Dewani extradition hearing this week

2011-01-15 15:54

The family of Shrien Dewani, the British man ­accused of orchestrating the murder of his wife Anni in Cape Town last year, have hired a South African law firm to assist him in fighting his extradition, according to reports from Cape Town.

A member of the law firm plans to fly to England shortly.

Shrien’s extradition hearing will be heard in the Westminister Court on Thursday.

Cape Town lawyer William Booth yesterday refused to confirm whether he had been approached by the ­Dewanis. He did say, though, that he had not yet received “formal instructions” from the Dewanis’ legal representatives.

He added that the Dewanis would want a South African ­lawyer in their corner, because he would be in a position to ­provide insight ­into South ­Africa’s judicial ­processes, ­prison conditions and ­highlight cases where ­police investigations have been criticised, such as the Glen ­Agliotti case.

Anni’s father Vinod Hindocha said a trustworthy submission by the South ­African authorities and not the controversial “monkey” remark made by General Bheki Cele about Shrien should ­influence the court’s decision as to whether Shrien would be ­extradited.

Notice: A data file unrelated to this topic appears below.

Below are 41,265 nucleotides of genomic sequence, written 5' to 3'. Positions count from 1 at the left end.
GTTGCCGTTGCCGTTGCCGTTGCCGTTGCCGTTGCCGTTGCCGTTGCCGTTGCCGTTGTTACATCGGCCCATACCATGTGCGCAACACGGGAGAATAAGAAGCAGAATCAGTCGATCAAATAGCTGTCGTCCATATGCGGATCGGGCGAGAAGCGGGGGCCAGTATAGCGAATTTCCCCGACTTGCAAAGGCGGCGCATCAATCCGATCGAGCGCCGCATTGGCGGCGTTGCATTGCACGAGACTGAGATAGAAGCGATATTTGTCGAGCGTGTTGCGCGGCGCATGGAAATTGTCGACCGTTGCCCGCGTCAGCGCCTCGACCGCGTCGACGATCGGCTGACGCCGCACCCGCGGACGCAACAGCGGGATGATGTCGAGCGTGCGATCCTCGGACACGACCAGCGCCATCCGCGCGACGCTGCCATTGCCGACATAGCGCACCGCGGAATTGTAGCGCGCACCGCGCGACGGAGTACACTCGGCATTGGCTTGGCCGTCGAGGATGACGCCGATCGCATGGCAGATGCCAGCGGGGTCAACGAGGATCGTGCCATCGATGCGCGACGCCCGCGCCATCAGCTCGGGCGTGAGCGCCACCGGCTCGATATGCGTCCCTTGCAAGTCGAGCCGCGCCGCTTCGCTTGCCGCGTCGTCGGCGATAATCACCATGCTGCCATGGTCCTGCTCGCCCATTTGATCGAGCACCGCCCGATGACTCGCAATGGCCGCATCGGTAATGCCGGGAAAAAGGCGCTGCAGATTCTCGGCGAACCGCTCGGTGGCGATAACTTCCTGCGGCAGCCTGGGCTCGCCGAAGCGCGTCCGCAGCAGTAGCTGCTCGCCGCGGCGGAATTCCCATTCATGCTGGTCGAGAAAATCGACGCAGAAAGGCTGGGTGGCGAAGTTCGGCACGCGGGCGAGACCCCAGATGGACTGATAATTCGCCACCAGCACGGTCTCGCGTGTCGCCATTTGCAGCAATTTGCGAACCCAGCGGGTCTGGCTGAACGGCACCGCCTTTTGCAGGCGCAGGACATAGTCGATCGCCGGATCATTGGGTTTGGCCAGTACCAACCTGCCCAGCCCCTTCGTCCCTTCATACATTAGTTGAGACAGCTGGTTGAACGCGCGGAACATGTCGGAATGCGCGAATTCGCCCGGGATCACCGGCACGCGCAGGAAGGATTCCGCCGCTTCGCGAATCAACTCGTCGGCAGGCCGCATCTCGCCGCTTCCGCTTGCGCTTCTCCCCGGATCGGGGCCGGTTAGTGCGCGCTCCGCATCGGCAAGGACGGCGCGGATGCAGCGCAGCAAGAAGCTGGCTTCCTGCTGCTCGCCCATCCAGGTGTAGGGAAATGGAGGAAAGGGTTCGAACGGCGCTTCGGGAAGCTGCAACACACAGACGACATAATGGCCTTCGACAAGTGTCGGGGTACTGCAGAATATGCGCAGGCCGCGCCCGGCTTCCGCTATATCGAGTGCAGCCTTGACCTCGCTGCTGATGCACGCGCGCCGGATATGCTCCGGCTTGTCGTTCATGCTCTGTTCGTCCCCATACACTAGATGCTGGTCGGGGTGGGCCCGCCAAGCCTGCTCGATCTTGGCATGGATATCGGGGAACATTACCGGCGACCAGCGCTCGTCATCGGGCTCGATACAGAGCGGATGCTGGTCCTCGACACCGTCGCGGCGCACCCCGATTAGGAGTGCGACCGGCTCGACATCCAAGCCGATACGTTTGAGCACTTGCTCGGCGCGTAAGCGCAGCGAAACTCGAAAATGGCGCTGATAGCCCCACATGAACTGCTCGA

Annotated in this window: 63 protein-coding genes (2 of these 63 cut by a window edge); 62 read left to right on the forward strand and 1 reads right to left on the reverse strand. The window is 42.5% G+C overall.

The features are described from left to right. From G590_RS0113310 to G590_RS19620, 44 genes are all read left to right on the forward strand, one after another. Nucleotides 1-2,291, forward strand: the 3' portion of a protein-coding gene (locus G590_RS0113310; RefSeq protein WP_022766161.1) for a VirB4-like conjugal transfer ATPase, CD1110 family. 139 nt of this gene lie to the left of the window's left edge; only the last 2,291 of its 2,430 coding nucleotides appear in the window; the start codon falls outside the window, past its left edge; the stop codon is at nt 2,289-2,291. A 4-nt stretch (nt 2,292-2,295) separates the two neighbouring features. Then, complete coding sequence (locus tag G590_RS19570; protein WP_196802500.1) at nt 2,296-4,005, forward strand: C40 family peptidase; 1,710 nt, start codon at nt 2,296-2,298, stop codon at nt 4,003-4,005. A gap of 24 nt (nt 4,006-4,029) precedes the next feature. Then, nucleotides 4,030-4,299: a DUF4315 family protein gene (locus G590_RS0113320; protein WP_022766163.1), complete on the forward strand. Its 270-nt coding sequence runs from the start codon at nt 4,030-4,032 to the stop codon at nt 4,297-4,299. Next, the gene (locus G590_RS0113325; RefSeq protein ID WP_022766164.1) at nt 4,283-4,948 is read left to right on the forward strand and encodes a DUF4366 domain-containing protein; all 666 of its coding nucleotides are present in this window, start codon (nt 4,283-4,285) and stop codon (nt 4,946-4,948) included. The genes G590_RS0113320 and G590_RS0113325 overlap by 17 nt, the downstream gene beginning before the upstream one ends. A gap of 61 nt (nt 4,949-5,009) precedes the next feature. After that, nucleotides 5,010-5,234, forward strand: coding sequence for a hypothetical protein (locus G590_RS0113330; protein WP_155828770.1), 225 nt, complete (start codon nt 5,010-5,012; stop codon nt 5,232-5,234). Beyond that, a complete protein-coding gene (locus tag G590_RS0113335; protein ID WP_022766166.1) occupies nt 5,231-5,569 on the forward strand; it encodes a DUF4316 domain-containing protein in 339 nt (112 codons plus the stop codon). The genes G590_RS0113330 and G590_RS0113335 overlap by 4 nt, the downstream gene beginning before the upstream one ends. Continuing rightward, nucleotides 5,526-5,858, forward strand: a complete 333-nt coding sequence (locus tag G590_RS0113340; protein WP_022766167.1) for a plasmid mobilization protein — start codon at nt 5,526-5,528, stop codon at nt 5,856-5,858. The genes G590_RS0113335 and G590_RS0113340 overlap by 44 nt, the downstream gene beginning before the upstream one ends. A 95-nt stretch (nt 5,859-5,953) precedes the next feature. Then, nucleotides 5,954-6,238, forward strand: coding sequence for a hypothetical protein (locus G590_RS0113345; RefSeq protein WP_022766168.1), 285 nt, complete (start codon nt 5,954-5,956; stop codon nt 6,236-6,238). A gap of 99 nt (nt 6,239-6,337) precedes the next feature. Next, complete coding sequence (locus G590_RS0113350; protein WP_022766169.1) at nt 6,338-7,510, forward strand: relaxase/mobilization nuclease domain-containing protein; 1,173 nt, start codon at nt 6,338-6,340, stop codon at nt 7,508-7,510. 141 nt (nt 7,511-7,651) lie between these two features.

Cele had earlier called Shrien “monkey who came from London to have his wife murdered”.

On Wednesday, the police commissioner said: “I am sure I can call someone from here an ape. But it was a crime when I called someone from London an ape.”

Shrien, who was accused by an accomplice, Zola Tongo, of being the mastermind behind Anni’s murder, is currently out on bail of R2.7?million.

Hindocha did not want to speculate on the court’s decision, but said it was up to the judges to decide.

“All we want is for the South African authorities to reliably prepare their case and for the British authorities and jury to consider it as such,” he said.

“We want to know the truth and, yes, he (Shrien) must go to South Africa and explain to the court what happened.”

Shrien’s publicist Max Clifford earlier described Cele’s monkey outburst as “shocking” and now uses every opportunity to say that his client cannot expect a fair hearing in South Africa because of the remark.

According to Hindocha, a possible appeal by Shrien against the extradition would ­adversely affect his family.

“Closure in the case is necessary for the family.”

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